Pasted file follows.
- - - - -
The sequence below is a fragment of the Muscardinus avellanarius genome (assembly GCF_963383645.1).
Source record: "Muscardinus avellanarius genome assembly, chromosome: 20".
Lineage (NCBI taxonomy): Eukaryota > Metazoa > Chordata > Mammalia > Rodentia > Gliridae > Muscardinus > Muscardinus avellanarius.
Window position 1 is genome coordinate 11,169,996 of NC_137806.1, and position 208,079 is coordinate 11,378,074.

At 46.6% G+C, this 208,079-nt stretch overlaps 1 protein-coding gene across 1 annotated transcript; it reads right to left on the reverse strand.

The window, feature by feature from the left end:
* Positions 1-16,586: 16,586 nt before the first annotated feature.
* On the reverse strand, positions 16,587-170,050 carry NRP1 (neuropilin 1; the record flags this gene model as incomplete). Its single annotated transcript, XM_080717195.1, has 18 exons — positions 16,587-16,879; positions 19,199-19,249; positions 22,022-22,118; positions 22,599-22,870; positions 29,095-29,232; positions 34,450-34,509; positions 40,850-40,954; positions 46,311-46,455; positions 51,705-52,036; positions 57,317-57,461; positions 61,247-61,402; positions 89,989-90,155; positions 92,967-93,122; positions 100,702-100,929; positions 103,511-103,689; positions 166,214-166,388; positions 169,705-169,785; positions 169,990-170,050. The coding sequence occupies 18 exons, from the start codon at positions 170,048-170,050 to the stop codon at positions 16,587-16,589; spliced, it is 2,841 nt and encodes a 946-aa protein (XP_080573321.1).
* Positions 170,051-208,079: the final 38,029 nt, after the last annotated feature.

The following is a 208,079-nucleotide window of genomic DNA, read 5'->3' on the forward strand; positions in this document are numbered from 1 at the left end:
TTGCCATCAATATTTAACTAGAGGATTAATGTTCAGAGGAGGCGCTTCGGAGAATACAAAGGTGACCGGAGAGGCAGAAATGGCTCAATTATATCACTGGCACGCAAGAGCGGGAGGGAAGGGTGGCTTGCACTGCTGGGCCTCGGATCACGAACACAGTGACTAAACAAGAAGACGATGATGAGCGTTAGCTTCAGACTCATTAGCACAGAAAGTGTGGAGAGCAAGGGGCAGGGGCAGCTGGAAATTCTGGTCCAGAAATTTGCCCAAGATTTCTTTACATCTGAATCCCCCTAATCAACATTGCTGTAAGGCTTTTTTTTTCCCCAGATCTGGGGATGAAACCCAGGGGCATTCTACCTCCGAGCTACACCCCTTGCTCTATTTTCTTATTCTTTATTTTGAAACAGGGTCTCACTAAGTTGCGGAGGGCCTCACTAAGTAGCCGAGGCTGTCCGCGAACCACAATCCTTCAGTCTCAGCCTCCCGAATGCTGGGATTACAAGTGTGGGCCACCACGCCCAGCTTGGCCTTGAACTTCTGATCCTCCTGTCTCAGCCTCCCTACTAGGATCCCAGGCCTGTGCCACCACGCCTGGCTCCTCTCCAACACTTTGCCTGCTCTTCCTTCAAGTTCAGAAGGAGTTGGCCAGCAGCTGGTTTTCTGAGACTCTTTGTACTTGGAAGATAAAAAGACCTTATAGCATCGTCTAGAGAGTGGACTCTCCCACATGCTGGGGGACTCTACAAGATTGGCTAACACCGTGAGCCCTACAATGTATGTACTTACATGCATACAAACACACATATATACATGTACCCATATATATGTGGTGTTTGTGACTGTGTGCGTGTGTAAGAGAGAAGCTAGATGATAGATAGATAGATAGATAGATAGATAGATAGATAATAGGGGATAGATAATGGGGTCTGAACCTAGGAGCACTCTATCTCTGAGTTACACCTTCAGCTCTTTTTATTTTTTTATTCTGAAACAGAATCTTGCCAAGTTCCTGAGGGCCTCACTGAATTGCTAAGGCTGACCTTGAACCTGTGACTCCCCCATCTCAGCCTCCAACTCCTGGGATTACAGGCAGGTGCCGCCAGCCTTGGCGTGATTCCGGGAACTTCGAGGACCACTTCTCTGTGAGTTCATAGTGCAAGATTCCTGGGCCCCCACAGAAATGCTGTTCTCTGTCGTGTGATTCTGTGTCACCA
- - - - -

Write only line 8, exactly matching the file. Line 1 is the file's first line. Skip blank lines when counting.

* On the reverse strand, positions 16,587-170,050 carry NRP1 (neuropilin 1; the record flags this gene model as incomplete). Its single annotated transcript, XM_080717195.1, has 18 exons — positions 16,587-16,879; positions 19,199-19,249; positions 22,022-22,118; positions 22,599-22,870; positions 29,095-29,232; positions 34,450-34,509; positions 40,850-40,954; positions 46,311-46,455; positions 51,705-52,036; positions 57,317-57,461; positions 61,247-61,402; positions 89,989-90,155; positions 92,967-93,122; positions 100,702-100,929; positions 103,511-103,689; positions 166,214-166,388; positions 169,705-169,785; positions 169,990-170,050. The coding sequence occupies 18 exons, from the start codon at positions 170,048-170,050 to the stop codon at positions 16,587-16,589; spliced, it is 2,841 nt and encodes a 946-aa protein (XP_080573321.1).